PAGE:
US Marine in detention over Philippines murder

A protest near the Hall of Justice in Olongapo Image copyright AFP
Image caption The case has sparked anger in recent weeks over the Philippines' agreement with the US Army

A US Marine accused of murdering a woman in the Philippines has been transferred to a Philippine army base, the US Marine Corps has said.

Pte First Class Joseph Pemberton is suspected of killing Jennifer Laude, a transgender woman who was found dead in a hotel bathroom on 12 October.

He failed to appear at an initial court hearing on Tuesday, but his lawyers said his presence was not required.

Ms Laude's family have called on the US to ensure justice is done.

"We hope the Americans will bring him out. They're coddling a worthless man," her mother, Julita Laude, told reporters.

Pte Pemberton was on leave in the northern port city of Olongapo on 11 October after joint military exercises with the Philippine army when he met Ms Laude - previously known as Jeffrey - in a bar.

Police say they left together and checked into a hotel, where she was found dead the next day, apparently strangled and with her head inside the hotel toilet.

Image copyright Reuters
Image caption Mourners paid tribute to victim Jennifer Laude, found dead in a hotel bathroom on 12 October
Image copyright AP
Image caption Julita Laude has called on the US to produce the suspect in Jennifer's death

Under the Visiting Forces Agreement (VFA) with the Philippines, the US can retain custody its military personnel wanted for crimes in the country.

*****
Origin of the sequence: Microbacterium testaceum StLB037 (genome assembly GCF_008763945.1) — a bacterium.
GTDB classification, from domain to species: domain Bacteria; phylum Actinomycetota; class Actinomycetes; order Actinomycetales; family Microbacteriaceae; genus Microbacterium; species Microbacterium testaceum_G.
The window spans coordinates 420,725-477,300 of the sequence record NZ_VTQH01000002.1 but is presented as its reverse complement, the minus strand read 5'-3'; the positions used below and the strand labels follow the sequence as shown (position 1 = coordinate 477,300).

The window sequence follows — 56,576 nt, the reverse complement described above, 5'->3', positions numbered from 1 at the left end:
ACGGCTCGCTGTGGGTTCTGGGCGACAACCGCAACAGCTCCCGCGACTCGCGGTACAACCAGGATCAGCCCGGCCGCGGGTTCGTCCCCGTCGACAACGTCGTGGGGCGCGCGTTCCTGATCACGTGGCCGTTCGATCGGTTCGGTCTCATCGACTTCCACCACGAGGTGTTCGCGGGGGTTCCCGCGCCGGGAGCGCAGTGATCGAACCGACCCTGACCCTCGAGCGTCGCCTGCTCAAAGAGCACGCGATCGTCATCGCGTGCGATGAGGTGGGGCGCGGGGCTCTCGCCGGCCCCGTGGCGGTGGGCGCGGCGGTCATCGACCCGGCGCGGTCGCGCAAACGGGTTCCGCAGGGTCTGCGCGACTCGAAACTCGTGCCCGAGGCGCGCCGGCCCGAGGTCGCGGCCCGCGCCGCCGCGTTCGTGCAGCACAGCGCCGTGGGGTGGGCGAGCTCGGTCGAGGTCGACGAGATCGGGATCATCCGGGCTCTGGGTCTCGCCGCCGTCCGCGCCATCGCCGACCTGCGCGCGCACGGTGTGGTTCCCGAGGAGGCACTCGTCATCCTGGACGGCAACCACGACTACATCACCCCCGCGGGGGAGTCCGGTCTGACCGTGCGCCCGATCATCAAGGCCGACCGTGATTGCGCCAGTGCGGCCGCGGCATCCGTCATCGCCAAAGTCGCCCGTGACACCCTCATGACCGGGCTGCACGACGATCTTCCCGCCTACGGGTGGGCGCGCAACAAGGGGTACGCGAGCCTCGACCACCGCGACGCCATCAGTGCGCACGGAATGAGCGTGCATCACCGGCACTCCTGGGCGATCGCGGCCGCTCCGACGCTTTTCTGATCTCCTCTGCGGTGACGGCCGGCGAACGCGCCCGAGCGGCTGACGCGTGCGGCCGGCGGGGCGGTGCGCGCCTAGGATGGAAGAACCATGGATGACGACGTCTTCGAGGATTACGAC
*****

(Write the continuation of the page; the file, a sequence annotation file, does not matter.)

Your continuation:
Pte Pemberton did not attend Tuesday's hearing to be named as a suspect by police, but his lawyer, Rowena Garcia Flores, said her client was still studying the complaint against him and he was not required to appear in person.

Fe de los Santos, chief prosecutor in the case, argued the Marine was ordered to attend and demanded he appear at the next hearing on 27 October.

"The attendance of the Marine will serve as a very good assessment of the willingness of the US government to comply with the provisions of the Visiting Forces Agreement," he said.

Late on Tuesday the US Marine Corps said he had been moved from his ship the USS Peleliu to Camp Aguinaldo, the military headquarters of the Armed Forces of the Philippines in Quezon City, where he would remain under US guard.

Image copyright Reuters
Image caption A small group of protesters gathered outside the courthouse in Olongapo

In a statement, the corps said it was fully co-operating with the Philippine authorities but that it was "important to remember that anyone accused of a crime is presumed innocent until proven guilty in a court of law".

Earlier this year, the US signed a 10-year deal with the Philippines allowing for a bigger US military presence in the country and better US access to military bases, ports and airfields.

The deal came as the relationship between the Philippines and China worsened because of their disputes over maritime territories.

But critics say the arrangement damages Philippine sovereignty and does not benefit the country. The death of Ms Laude sparked renewed anti-US protests at court hearings, with protesters calling on the Philippines to drop the VFA.

Philippine President Benigno Aquino said on Monday the crime should not sour ties with the US, while Secretary of State John Kerry has said Washington is not seeking "special privilege" for the suspect but only protection of his rights.

Several US warships were ordered to remain in the Philippines while the investigation continued, but the USS Peleliu has now been authorised to leave.

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